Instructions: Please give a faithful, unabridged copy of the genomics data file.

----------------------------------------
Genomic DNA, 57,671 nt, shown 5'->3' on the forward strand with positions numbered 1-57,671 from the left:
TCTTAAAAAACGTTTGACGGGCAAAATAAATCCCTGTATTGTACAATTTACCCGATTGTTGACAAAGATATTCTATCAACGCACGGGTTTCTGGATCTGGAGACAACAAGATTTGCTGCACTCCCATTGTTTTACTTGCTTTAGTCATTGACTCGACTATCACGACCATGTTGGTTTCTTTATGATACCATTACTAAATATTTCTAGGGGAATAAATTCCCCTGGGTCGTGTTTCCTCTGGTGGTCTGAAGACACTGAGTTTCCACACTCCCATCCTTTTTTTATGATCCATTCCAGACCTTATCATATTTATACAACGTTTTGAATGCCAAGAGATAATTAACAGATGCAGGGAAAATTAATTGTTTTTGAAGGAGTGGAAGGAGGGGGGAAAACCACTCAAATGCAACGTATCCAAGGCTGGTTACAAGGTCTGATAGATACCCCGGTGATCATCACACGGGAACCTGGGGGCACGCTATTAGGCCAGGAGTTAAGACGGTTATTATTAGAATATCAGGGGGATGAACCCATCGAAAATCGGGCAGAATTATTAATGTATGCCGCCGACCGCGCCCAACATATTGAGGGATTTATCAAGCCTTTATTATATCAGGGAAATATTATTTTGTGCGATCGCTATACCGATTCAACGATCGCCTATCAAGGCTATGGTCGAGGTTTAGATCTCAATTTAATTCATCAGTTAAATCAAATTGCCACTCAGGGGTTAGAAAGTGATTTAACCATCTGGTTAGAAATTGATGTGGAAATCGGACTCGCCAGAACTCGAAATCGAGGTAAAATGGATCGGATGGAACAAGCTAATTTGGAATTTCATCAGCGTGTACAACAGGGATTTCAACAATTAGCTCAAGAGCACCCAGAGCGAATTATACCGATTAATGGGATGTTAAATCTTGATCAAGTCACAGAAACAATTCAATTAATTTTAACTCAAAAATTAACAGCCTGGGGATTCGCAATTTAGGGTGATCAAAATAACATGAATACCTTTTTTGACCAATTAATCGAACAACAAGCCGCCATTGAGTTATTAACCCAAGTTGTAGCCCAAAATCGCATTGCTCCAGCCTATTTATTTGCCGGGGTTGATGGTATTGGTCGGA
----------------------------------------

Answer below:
Genomic DNA, 57,671 nt, shown 5'->3' on the forward strand with positions numbered 1-57,671 from the left:
TCTTAAAAAACGTTTGACGGGCAAAATAAATCCCTGTATTGTACAATTTACCCGATTGTTGACAAAGATATTCTATCAACGCACGGGTTTCTGGATCTGGAGACAACAAGATTTGCTGCACTCCCATTGTTTTACTTGCTTTAGTCATTGACTCGACTATCACGACCATGTTGGTTTCTTTATGATACCATTACTAAATATTTCTAGGGGAATAAATTCCCCTGGGTCGTGTTTCCTCTGGTGGTCTGAAGACACTGAGTTTCCACACTCCCATCCTTTTTTTATGATCCATTCCAGACCTTATCATATTTATACAACGTTTTGAATGCCAAGAGATAATTAACAGATGCAGGGAAAATTAATTGTTTTTGAAGGAGTGGAAGGAGGGGGGAAAACCACTCAAATGCAACGTATCCAAGGCTGGTTACAAGGTCTGATAGATACCCCGGTGATCATCACACGGGAACCTGGGGGCACGCTATTAGGCCAGGAGTTAAGACGGTTATTATTAGAATATCAGGGGGATGAACCCATCGAAAATCGGGCAGAATTATTAATGTATGCCGCCGACCGCGCCCAACATATTGAGGGATTTATCAAGCCTTTATTATATCAGGGAAATATTATTTTGTGCGATCGCTATACCGATTCAACGATCGCCTATCAAGGCTATGGTCGAGGTTTAGATCTCAATTTAATTCATCAGTTAAATCAAATTGCCACTCAGGGGTTAGAAAGTGATTTAACCATCTGGTTAGAAATTGATGTGGAAATCGGACTCGCCAGAACTCGAAATCGAGGTAAAATGGATCGGATGGAACAAGCTAATTTGGAATTTCATCAGCGTGTACAACAGGGATTTCAACAATTAGCTCAAGAGCACCCAGAGCGAATTATACCGATTAATGGGATGTTAAATCTTGATCAAGTCACAGAAACAATTCAATTAATTTTAACTCAAAAATTAACAGCCTGGGGATTCGCAATTTAGGGTGATCAAAATAACATGAATACCTTTTTTGACCAATTAATCGAACAACAAGCCGCCATTGAGTTATTAACCCAAGTTGTAGCCCAAAATCGCATTGCTCCAGCCTATTTATTTGCCGGGGTTGATGGTATTGGTCGGA